مشکل افق برنامه ریزی محدود تعیین اندازه دسته تولید با تقاضای قطعی متغیر با زمان و انتظار وابسته به زمان انباشته شده جزئی
|کد مقاله||سال انتشار||مقاله انگلیسی||ترجمه فارسی||تعداد کلمات|
|22706||2004||11 صفحه PDF||سفارش دهید||محاسبه نشده|
Publisher : Elsevier - Science Direct (الزویر - ساینس دایرکت)
Journal : International Journal of Production Economics, Volume 91, Issue 2, 28 September 2004, Pages 109–119
This paper presents a general time-varying demand inventory lot-sizing model with waiting-time-dependent backlogging and a lot-size-dependent replenishment cost. It differs from many related trended inventory replenishment models in two directions. First, our model not only allows part of the backlogged demands to turn into lost sales, but this backlog-to-lost-sales conversion rate is modeled by a general continuously decreasing function of the remaining waiting time until the next replenishment delivery. Second, this paper considers the dependence of replenishment cost on lot size. We derive the model's cost function for a “shortages followed by inventory” replenishment policy. Some convenient mathematical properties of the cost function are identified, with which an effective numerical solution procedure is developed for determining the optimal replenishment policy. Numerical examples and some sensitive-analysis results are then reported.
Since Donaldson's (1977) pioneering work on a deterministic linear-demand-trend inventory model, many researchers have considered various aspects of an inventory system with time-varying demand patterns. For example, in order to reduce the computational complexity of Donaldson's model, Phelps (1980), Ritchie (1984), Goyal (1987), Yang and Rand (1993), Teng (1994), Hill (1995) (among others) proposed alternative solution techniques or heuristic approaches. Another group of researchers extended the preceding works by considering the occurrence of shortages (and hence shortage costs). Generally speaking, those models that deal with shortages can be divided into two categories. The first category (e.g., Murdeshwar, 1988; Dave 1989a and Dave 1989b; Datta and Pal, 1992) uses an “inventory followed by shortages” (hereafter “IFS”) replenishment policy; i.e., each replenishment cycle starts with a replenishment arrival (and hence a non-negative inventory level) and ends with shortages (although shortages are not permitted at the end of the last cycle of a finite planning horizon). The second category (e.g., Goyal et al., 1992; Hariga and Goyal, 1995) uses a “shortages followed by inventory” (hereafter “SFI”) replenishment policy; i.e., each replenishment cycle (including the first cycle that begins at time 0) starts with a “stockout interval;” after sometime a replenishment delivery is received, thus initiating an “inventory interval.” Recently, through an extensive empirical investigation, Goyal et al. (1996) showed that an SFI policy can often outperform an IFS policy in reducing the total system cost; however, various subsequently published lot-sizing procedures continue to consider only IFS policies. All the preceding models assumed that the shortages could be completely backlogged. However, when shortages arise, very often some customers would cancel their orders (resulting in “lost sales”) rather than wait for the next replenishment. Thus, Wee (1995) and Giri et al. (2000) (among others) modeled this lost sales as a fixed fraction of the shortages incurred. Chang and Dye (1999) and Wang (2002) further recognized that, when shortages arise, customers facing a long waiting time until the next replenishment are more likely to cancel their orders; therefore, they modeled the backlogging rate as a specific reverse-proportional function of the “waiting time” (i.e., time until the next replenishment). All the models mentioned above assumed that the “fixed” replenishment cost per order remains constant for all the replenishment cycles. However, in many situations the replenishment cost incurred by retailers contains two components. One component consists of such items as administrative, communication and kindred costs; the other component is made up of such items as transportation, loading and unloading costs. While the first replenishment cost component is largely independent of the replenishment lot size, the second replenishment cost component frequently varies with the lot size. Nevertheless, under a constant demand rate the second component remains constant over different cycles because the optimal replenishment lot size should be the same for all order cycles. Under time-varying demands, different order cycles will have different optimal replenishment lot sizes, hence the second component will have different magnitudes in different cycles. Still, this second component can be ignored because the sum of these second cost components over the entire planning horizon would remain constant, as long as all demands are met either immediately or after backlogging. However, if partial lost sales occur, the sum of demands actually met—and hence the sum of the second cost components—will vary with the replenishment policy. Therefore, now the variation of replenishment costs over different cycles needs to be properly accounted for. Very recently, Bhunia and Maiti (1999) developed a deterministic linearly increasing-demand inventory model that considers such a lot-size-dependent replenishment cost structure. Zhou and Lau (2000) extended it to the case of a general time-varying demand, while Kar et al. (2001) extended it for a situation with two levels of storages. However, none of these three studies was applying their lot-size-dependent replenishment cost structures to situations with partial lost sales. The purpose of this paper is to develop, for the situation in which the demand rate of the item follows a time-varying deterministic function, a more general lot-sizing procedure that incorporates a variety of new or recently published modeling features. Among the new features are the following. First, we use a partial backlogging model that is more general than the ones used in Chang and Dye (1999) and Wang (2002) mentioned above. Second, we model the dependence of the “fixed” replenishment cost on lot size—a hitherto overlooked factor which becomes relevant when the demand rate is not constant but varies over time. Among the recently published features, our model will be optimized with an SFI replenishment policy because of its known superiority over the alternative IFS policy. We charge backlogs under a cost/unit/year basis and charge lost sales separately under a cost/unit basis. The rest of this paper is organized as follows. Notations and definitions are stated in the next section. Section 3 presents the formulation of our model. Section 4 considers the optimal solution's properties and presents an effective solution procedure. Section 5 numerically illustrates our model and procedures using examples with linear as well as non-linear demand trends; a brief sensitivity analysis of parameters is also reported. This is followed by a concluding Section 6.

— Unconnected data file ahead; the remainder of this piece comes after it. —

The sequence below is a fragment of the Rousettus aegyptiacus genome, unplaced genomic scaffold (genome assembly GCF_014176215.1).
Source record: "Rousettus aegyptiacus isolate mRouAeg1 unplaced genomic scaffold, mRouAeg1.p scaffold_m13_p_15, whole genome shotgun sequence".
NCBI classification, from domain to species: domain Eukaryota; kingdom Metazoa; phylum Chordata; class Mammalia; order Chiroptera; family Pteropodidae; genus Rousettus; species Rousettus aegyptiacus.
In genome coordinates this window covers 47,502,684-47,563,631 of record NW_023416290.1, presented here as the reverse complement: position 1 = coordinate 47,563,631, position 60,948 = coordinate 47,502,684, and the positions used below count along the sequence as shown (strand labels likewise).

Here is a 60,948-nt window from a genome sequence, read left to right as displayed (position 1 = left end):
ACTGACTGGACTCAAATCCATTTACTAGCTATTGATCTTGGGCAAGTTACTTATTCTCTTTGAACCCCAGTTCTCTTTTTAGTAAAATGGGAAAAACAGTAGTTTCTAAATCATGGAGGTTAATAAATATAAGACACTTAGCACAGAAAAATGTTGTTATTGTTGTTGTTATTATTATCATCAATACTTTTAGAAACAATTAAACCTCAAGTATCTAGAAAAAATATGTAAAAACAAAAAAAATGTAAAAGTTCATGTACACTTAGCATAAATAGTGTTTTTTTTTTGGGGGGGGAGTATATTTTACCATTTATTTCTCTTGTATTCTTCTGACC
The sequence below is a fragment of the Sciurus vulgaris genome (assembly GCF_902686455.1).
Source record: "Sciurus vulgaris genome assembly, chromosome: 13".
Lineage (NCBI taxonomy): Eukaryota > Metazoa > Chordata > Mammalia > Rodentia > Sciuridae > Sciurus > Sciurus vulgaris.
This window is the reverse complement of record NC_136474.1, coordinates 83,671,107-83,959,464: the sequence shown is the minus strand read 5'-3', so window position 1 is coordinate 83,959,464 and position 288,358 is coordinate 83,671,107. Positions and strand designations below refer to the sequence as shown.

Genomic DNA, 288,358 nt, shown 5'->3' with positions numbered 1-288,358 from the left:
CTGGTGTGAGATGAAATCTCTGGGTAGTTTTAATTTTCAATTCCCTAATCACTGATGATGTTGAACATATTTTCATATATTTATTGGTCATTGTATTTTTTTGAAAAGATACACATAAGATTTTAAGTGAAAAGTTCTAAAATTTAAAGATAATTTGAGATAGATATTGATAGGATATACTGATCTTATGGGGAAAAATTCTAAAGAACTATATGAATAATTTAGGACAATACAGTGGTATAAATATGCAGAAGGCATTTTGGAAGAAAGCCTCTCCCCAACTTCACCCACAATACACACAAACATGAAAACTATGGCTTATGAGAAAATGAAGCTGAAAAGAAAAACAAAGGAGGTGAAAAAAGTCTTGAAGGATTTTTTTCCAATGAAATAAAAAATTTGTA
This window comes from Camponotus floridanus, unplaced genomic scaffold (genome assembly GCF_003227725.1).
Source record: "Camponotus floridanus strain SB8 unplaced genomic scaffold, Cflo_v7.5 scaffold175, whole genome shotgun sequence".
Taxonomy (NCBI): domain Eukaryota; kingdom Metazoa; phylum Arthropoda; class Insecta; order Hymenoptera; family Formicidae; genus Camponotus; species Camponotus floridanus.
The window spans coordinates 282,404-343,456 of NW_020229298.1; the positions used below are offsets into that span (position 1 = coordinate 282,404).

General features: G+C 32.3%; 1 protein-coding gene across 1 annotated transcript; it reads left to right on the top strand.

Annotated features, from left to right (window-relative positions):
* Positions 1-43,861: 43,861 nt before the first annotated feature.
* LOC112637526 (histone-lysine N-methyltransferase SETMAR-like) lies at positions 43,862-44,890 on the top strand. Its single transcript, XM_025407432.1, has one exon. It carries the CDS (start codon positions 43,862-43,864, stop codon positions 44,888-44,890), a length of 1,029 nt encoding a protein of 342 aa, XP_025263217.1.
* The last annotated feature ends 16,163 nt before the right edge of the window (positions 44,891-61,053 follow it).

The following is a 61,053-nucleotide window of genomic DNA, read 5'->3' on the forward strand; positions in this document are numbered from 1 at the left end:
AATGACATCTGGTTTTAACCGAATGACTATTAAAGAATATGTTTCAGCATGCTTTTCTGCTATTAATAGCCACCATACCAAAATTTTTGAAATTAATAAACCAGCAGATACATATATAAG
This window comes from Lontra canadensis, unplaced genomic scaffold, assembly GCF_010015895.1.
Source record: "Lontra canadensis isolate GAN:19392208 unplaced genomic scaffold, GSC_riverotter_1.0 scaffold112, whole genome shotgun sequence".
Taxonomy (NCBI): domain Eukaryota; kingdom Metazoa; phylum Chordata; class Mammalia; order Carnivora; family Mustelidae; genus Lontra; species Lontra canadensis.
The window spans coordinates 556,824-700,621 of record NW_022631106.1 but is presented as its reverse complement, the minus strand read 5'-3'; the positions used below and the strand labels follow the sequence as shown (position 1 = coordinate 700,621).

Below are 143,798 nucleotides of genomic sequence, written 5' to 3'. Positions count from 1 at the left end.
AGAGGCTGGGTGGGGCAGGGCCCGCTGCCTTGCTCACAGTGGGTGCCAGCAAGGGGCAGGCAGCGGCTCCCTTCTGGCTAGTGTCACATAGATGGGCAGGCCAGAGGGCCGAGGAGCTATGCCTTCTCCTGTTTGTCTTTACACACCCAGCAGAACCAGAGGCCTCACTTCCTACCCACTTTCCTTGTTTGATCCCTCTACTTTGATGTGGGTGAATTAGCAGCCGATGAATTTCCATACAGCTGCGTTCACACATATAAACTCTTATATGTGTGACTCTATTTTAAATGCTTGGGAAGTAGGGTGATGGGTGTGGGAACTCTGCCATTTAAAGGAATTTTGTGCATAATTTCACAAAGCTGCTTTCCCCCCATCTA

نتیجه گیری انگلیسی
We presented in Section 3 of this paper an expanded deterministic inventory model for items with time-varying demand and partially lost sale over a finite time horizon. This model incorporates a variety of new or recently published modeling features (discussed in 1 and 2). In conjunction with the simple solution procedure, we presented in Section 4 for finding the optimal replenishment schedule, it is hoped that a contribution has been made towards improving the practicality and general applicability of kindred models. One might emphasize that our cost model and solution procedure are applicable to non-monotonic time-varying demands—perhaps a more likely situation than monotonically increasing or decreasing demands. Two caveats are in order. Firstly, as in many related inventory models, our cost model uses continuous variables to represent time and stock levels, although both of them are often discrete. Unfortunately, there have been very few studies on the likely magnitudes of errors caused by using continuous variables to represent time and stock levels in inventory models. Secondly, while our model is deterministic, inventory demand processes are usually stochastic, and if they are time-varying they are almost certainly stochastic. Therefore, a deterministic model such as ours may be viewed as a foundation step towards the development and solution of more realistic stochastic models.